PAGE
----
On the down side, while that combination continues to keep me opiod free, the heavy dosage for pain has taken away any ability to experience a euphoric high from THC, which I did enjoy while it lasted. A loss, but one I’m willing to suffer to manage pain.
Moving on from opiod avoidance, to relief from opiod addictions, is a giant step, but one we’ve supported patients though, but never personally experienced.
A couple of notable major hard core successes were an OMMP patient that had been addicted to Morphine sulfate for over 8 years, at the rate of 270 mg per day and another addicted to 60 mg Morphine sulfate and 4 mg Klonopin per night for 15 years.
The first patient sought withdrawal out of health concerns and the second was first motivated by his new medical provider refusing pain prescriptions as long as he was an OMMP patient, and not terminal.
In both cases we supplied cannabis concentrates extracted using QWET techniques. Patient A, aka Southpaww originally tried refluxed ethanol extract from others, but chlorophyll at that concentration gave him gastric distress. He successfully totally withdrew over a 90 day period, and continued to remain opiate free at last contact.
Because the concentrate that we supplied Southpaww worked well, he attended classes where we taught him to extract and formulate on his own, making him self supporting.
Here is a copy of the letter Southpaww sent us in gratitude, but watching from the sidelines was far easier than what he went through, so we salute his determination and fortitude.
I want to thank the people whom taught me to be healthier today.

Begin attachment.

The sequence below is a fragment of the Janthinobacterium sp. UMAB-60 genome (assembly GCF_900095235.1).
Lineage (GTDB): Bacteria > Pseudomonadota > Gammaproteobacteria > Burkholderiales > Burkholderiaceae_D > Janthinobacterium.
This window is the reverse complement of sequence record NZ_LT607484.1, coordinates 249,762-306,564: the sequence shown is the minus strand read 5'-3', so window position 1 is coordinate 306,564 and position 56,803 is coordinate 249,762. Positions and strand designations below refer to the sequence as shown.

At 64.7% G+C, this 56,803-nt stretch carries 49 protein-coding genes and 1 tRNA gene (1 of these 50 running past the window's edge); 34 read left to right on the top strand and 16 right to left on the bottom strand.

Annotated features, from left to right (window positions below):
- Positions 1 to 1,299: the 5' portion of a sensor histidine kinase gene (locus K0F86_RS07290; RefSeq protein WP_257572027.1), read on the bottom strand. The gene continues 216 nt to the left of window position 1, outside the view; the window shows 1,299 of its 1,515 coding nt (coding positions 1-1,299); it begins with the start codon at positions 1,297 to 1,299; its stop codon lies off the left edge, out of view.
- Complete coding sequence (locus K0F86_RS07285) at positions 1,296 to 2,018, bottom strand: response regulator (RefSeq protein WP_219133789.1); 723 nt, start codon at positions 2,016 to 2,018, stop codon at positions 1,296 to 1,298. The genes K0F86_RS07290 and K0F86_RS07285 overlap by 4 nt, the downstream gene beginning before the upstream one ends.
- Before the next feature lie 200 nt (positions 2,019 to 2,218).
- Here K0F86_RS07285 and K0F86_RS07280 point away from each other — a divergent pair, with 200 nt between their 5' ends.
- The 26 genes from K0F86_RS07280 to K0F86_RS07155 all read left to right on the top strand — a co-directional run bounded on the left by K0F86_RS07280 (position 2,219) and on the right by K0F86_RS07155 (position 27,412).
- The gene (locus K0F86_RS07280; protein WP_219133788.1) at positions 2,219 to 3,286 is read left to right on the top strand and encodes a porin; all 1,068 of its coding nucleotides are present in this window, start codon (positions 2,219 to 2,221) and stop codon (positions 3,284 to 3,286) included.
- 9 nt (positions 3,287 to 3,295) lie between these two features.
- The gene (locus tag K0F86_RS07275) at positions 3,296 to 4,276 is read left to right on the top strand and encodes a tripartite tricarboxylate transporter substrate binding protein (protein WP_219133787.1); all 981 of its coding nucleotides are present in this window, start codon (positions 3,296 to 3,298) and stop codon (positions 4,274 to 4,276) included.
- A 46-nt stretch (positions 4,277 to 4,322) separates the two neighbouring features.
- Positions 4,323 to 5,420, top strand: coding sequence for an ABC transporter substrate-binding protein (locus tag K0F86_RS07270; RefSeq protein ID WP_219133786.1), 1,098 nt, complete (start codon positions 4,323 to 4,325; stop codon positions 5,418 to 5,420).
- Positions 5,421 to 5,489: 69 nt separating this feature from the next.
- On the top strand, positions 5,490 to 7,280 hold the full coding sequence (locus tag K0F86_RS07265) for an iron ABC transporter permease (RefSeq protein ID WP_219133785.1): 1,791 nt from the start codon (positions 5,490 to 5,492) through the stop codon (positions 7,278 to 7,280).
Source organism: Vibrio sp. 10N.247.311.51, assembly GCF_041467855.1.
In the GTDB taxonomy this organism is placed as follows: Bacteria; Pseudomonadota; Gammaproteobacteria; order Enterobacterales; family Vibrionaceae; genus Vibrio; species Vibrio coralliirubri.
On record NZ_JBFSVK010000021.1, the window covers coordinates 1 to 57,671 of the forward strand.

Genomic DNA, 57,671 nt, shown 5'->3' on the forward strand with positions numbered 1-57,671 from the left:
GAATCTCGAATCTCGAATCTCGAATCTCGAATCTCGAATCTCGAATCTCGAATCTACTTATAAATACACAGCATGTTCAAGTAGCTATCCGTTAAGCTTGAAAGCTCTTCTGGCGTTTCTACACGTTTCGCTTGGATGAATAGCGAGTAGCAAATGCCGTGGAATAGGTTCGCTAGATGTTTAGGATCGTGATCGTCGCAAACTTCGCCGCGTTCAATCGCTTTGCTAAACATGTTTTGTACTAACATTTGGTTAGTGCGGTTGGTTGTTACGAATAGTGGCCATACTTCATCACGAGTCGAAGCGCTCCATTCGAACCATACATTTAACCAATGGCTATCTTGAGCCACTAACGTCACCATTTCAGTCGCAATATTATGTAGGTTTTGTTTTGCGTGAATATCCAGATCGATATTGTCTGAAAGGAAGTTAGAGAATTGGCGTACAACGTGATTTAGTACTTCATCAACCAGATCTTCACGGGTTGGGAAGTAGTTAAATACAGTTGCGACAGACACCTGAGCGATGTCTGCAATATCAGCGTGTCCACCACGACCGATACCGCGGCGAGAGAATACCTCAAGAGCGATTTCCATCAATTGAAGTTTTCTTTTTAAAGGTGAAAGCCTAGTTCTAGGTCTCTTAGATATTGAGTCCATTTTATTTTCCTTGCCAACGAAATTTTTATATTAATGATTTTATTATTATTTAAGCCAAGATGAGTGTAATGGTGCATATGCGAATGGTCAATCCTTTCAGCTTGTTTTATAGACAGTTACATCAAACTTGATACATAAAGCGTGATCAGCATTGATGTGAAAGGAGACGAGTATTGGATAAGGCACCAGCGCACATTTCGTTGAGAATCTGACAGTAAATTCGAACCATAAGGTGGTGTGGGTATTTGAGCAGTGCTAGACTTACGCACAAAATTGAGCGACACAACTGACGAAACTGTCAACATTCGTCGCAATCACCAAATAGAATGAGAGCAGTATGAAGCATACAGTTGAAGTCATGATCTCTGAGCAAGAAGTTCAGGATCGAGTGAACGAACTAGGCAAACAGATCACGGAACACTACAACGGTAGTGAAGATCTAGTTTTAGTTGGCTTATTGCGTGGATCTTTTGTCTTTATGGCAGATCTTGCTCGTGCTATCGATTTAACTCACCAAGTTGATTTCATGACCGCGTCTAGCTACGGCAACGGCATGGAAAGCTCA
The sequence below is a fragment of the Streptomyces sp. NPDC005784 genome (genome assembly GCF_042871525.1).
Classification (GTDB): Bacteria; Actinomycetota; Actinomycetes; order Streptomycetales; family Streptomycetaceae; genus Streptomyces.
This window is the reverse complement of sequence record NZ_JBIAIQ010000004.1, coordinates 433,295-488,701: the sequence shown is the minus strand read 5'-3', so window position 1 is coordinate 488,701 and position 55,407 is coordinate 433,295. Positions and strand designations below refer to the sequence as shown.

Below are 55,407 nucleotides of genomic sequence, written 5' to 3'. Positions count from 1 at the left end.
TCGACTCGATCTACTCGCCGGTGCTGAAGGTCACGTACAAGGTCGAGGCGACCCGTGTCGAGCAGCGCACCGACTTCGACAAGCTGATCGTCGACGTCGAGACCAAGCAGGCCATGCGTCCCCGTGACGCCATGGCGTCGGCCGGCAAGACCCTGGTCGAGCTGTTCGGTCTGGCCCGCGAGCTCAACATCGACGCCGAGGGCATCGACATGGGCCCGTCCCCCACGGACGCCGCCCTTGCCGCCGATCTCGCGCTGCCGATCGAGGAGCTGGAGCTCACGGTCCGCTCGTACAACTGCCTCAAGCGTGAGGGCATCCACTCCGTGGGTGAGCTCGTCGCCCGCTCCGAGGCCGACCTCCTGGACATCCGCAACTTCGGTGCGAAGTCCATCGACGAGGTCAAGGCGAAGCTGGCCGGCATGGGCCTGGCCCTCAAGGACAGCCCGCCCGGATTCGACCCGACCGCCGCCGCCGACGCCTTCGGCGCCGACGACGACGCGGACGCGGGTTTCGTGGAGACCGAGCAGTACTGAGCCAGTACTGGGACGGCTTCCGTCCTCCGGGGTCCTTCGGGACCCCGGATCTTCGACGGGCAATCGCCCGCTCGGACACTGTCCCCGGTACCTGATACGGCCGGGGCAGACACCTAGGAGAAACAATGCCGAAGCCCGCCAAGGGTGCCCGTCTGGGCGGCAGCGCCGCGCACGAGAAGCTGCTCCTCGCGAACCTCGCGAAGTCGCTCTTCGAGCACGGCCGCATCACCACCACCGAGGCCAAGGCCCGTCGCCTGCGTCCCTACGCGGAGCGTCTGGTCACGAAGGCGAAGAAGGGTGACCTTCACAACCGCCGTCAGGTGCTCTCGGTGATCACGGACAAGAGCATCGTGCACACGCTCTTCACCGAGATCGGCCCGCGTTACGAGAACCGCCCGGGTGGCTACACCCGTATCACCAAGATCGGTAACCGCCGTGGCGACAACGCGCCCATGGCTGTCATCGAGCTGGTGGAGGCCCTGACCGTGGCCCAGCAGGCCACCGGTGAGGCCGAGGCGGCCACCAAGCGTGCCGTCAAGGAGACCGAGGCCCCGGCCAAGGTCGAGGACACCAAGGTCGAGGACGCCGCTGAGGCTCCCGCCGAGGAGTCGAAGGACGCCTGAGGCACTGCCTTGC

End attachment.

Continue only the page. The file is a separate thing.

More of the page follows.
Graywolf, Eloquentsolution, Joe, Growgeek, you are just awesome.
You taught me to make the oil in Nov. and as of then, I was able to reduce the Morphine intake from three, to one 60mg a day by months end.
In Dec. I returned the script for 90- 60mg. Morphine and asked for 30′s instead. The Dr. does know of my oil intake.
I used 24 of the 90 pills 30mg. this month, and for the last 10 days I have been RX free.
I had my Dr. appt. today and was able for the first time in over 8 years, to not get a refill.
I am for the new year FREE of the Morphine.
Thank You: The 4 Amigos
Patient B aka Eddie Kirk was a former cancer patient of ours in remission, also able to withdraw completely and kept a log of his trials and tribulations, which demonstrated that the process was not a walk in the park, especially withdrawing from both Morphine sulfate and Klonopin at the same time.
He suffered though constipation, deep back pain, pain in right leg, chills, sweats, nausea, lack of appetite, headache, sleep disorder, irritability, tiredness, diarrhea, shakes, cachexia, shocking sensations in hands, feet and shoulders, as well as stomach pain and a burning sensation in his liver, mood swings, rapid vibrations in lower extremities, and leg cramps.
He was fortunate that Southpaww had just gone through it and was available to commiserate with him and offer experienced advice. Besides commiseration, he aided by advising EK to up dosage until withdrawal symptoms cease.
He also withdrew over a 30 day period and both he and Southpaww remain opiod free after 5 years.
At day 30, still having sleepless nights, seemingly Klonopin withdrawal, but free of Morphine sulfate and no desire to consume the pills left over.
Cannabinoids are not the great panacea for pain, so that no other are needed, but they are extremely effective for many of the pains currently medicated with opiods.
In addition, one of the strongest cannabinoid analgesics is CBD, which is not psychoactive, and can be extracted from Hemp instead of Marijuana, so as to be legal regardless of where the current administration takes their war on Marijuana.
How many beloved friends and family members would be saved annually if we exploited CBD and eliminated opiods where ever possible???
RIP beloved Brandy